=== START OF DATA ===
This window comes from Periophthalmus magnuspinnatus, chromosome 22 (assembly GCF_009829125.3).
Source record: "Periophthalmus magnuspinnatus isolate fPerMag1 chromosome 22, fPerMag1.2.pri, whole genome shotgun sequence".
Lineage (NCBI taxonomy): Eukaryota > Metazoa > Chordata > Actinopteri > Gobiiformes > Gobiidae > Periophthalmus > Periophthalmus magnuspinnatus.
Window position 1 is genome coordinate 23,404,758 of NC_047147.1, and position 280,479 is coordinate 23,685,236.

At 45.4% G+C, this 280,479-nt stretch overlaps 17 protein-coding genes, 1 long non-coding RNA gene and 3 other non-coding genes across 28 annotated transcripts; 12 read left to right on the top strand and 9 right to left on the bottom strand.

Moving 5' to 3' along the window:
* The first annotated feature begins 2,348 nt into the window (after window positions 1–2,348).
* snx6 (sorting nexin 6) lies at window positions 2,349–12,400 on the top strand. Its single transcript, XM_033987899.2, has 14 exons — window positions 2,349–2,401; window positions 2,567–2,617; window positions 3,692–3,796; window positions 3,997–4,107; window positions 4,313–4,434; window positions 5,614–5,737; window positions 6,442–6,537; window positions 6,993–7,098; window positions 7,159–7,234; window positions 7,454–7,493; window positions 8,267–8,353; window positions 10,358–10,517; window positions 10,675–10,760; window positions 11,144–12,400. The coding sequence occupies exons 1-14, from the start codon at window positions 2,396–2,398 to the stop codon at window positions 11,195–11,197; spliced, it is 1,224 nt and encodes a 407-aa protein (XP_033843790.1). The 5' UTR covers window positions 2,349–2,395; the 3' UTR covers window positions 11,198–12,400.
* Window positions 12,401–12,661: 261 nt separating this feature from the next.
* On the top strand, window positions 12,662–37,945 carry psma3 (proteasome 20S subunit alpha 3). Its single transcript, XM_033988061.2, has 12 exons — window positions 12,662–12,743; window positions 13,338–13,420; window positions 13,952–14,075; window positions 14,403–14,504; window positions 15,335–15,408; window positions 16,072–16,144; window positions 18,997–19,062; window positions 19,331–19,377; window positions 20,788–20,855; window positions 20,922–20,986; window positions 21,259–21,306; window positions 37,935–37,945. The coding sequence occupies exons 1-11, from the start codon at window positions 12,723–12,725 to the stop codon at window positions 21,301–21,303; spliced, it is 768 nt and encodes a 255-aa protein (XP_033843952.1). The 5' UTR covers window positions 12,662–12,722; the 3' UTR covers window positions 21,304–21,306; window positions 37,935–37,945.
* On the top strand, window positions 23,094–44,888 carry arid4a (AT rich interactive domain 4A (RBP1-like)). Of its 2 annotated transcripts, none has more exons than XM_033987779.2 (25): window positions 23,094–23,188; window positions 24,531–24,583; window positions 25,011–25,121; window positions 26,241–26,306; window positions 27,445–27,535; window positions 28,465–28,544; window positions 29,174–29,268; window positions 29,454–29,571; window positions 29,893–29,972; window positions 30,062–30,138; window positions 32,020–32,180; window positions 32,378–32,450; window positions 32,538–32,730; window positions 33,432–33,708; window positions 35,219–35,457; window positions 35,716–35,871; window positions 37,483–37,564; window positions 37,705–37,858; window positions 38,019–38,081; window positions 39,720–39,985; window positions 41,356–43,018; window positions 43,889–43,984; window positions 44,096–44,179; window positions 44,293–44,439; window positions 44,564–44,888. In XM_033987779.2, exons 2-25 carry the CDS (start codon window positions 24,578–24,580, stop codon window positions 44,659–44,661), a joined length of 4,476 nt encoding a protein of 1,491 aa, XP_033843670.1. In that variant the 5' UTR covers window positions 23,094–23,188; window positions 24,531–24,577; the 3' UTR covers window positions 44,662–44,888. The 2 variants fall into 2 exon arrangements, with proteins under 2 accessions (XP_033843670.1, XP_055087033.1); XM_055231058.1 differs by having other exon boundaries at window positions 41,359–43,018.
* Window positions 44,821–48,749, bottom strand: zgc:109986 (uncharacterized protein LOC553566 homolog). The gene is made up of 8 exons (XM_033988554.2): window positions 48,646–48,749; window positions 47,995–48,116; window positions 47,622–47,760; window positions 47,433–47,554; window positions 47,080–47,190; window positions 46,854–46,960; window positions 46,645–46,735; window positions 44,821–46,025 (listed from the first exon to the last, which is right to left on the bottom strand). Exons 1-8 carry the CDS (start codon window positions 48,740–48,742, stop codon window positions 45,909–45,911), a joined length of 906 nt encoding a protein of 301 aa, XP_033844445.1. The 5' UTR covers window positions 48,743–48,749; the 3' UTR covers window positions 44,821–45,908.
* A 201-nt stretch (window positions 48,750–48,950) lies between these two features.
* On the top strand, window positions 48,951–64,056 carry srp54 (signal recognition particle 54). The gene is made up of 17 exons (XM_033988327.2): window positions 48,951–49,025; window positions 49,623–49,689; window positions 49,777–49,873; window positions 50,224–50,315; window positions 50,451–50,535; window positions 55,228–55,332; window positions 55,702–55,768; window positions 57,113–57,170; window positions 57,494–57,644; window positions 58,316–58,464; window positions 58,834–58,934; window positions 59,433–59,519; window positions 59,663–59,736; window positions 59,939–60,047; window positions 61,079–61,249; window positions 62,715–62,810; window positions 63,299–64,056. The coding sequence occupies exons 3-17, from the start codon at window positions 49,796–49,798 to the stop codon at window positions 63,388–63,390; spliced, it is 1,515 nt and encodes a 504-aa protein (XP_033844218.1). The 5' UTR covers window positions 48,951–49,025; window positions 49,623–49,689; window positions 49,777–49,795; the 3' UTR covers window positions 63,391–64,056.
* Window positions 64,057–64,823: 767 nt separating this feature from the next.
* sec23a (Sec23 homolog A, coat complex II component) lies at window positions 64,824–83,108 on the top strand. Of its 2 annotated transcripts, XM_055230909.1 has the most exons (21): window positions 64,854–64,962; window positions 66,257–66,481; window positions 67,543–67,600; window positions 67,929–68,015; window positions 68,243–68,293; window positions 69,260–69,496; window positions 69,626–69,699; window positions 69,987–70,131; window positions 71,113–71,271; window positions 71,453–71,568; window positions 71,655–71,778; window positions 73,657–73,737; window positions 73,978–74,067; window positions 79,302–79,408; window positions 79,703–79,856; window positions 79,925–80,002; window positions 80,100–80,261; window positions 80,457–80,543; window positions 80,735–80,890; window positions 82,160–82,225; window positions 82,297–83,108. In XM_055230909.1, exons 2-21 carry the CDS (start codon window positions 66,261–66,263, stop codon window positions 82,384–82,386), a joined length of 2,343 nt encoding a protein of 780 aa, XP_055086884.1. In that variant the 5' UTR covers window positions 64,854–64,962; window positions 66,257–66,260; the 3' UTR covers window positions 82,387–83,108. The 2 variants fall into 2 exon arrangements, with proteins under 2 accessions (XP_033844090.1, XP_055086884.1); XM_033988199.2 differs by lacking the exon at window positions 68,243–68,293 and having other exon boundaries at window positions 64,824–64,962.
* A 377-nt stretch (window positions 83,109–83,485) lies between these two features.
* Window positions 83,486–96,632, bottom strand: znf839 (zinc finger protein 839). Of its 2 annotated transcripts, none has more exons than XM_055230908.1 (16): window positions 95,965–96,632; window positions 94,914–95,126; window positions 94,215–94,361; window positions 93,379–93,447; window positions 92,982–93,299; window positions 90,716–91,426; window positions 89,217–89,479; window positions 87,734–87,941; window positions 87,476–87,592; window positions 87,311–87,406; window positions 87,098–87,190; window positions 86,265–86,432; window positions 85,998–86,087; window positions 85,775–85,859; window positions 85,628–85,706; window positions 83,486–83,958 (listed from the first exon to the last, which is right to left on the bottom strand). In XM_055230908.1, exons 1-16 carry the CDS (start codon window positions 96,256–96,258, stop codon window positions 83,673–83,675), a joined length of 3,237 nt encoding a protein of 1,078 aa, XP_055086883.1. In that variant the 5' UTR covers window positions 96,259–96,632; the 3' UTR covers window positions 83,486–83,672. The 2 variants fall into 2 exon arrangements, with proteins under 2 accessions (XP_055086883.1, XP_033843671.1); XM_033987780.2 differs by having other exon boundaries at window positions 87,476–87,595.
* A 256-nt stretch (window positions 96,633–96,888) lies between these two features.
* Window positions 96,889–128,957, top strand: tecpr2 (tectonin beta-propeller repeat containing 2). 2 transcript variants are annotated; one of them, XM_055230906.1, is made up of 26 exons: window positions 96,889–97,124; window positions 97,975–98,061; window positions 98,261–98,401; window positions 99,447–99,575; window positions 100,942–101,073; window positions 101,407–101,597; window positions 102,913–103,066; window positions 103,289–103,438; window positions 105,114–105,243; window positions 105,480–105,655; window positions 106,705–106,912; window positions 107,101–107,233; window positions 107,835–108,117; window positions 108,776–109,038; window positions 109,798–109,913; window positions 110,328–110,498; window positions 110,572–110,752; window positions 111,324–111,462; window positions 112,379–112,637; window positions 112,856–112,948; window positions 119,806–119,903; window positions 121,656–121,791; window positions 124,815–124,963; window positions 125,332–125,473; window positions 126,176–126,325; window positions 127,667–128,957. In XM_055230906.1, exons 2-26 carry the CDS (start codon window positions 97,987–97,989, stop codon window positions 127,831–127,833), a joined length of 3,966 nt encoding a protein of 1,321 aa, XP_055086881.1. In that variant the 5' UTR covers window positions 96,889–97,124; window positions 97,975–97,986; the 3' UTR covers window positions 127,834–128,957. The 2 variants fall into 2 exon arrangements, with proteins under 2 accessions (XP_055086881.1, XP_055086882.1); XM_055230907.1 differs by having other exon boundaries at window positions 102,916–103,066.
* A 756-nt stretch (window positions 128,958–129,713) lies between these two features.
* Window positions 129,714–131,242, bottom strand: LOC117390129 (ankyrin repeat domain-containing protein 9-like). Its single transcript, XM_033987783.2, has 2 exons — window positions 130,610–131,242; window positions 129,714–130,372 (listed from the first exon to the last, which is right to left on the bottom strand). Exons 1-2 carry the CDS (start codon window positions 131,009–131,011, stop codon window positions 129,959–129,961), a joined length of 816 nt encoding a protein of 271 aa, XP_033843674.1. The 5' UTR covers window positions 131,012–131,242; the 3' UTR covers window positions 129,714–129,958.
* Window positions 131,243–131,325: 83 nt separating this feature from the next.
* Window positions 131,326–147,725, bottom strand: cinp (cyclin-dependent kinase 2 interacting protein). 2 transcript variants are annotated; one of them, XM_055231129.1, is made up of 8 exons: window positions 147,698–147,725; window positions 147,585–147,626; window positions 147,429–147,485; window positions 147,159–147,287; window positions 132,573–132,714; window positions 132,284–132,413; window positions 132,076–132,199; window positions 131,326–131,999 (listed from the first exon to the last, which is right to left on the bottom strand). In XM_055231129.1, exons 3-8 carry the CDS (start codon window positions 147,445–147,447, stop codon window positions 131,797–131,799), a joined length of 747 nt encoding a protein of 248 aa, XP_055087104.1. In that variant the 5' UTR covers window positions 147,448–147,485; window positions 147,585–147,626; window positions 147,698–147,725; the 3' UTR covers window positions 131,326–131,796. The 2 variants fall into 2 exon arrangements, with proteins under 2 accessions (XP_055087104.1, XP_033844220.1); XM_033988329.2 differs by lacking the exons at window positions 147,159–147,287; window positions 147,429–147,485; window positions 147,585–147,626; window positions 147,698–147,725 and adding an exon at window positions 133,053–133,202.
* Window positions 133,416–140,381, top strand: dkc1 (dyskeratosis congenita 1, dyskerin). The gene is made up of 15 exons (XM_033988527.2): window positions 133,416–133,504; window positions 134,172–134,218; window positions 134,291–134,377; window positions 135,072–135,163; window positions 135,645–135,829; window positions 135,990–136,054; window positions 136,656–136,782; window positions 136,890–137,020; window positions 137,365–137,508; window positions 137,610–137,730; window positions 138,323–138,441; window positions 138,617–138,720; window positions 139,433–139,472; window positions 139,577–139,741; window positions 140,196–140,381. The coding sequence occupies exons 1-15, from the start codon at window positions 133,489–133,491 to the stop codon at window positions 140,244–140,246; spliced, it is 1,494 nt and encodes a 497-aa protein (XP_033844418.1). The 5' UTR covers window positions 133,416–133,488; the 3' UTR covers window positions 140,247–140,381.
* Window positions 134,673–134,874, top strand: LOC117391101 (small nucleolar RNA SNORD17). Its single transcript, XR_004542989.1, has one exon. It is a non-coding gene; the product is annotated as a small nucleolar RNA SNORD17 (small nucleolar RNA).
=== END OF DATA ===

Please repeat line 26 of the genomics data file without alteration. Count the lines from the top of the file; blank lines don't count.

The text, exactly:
* Window positions 134,673–134,874, top strand: LOC117391101 (small nucleolar RNA SNORD17). Its single transcript, XR_004542989.1, has one exon. It is a non-coding gene; the product is annotated as a small nucleolar RNA SNORD17 (small nucleolar RNA).